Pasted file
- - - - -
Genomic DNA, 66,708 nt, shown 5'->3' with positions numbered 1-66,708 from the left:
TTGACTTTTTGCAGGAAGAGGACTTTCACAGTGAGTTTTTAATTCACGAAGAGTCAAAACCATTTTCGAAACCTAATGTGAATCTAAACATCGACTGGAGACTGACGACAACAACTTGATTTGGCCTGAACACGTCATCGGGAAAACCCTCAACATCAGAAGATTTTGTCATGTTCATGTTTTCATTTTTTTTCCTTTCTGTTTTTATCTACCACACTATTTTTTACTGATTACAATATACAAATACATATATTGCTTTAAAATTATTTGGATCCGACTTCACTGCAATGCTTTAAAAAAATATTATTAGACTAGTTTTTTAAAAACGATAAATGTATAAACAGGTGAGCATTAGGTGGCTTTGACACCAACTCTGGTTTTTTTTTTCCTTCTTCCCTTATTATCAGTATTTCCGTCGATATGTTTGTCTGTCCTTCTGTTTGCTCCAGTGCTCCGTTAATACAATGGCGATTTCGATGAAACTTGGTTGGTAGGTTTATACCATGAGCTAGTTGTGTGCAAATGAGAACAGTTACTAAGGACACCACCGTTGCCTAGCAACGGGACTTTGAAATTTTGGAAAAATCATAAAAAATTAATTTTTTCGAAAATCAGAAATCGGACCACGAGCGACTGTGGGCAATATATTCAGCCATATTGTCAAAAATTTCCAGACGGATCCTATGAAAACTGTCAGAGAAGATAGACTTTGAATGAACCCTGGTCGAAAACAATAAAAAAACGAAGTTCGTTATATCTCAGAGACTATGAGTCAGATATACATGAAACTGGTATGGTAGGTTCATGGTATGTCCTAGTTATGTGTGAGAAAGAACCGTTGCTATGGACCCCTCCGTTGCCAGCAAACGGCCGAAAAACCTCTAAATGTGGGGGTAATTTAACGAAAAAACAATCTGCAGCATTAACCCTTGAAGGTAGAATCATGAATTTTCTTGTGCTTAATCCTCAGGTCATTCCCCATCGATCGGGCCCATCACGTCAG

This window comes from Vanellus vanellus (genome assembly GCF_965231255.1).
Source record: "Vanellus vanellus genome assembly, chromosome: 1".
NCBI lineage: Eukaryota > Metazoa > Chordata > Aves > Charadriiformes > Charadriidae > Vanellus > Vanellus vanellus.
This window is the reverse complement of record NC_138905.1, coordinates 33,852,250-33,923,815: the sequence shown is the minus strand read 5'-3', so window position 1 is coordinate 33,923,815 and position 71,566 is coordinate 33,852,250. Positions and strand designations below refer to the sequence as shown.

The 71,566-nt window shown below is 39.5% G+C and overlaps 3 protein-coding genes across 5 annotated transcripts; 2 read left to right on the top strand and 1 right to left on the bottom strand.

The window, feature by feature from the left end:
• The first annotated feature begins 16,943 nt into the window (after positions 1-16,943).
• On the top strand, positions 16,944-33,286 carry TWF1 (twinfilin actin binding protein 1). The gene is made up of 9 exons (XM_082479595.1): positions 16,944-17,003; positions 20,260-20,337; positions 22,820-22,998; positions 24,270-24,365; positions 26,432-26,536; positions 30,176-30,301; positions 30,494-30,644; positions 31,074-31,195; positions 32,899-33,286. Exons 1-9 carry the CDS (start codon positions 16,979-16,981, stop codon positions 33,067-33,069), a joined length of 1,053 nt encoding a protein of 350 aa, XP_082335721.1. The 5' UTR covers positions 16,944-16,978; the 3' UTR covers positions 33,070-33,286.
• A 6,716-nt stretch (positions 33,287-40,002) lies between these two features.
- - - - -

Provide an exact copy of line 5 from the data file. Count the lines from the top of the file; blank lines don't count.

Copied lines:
NCBI lineage: Eukaryota > Metazoa > Chordata > Aves > Charadriiformes > Charadriidae > Vanellus > Vanellus vanellus.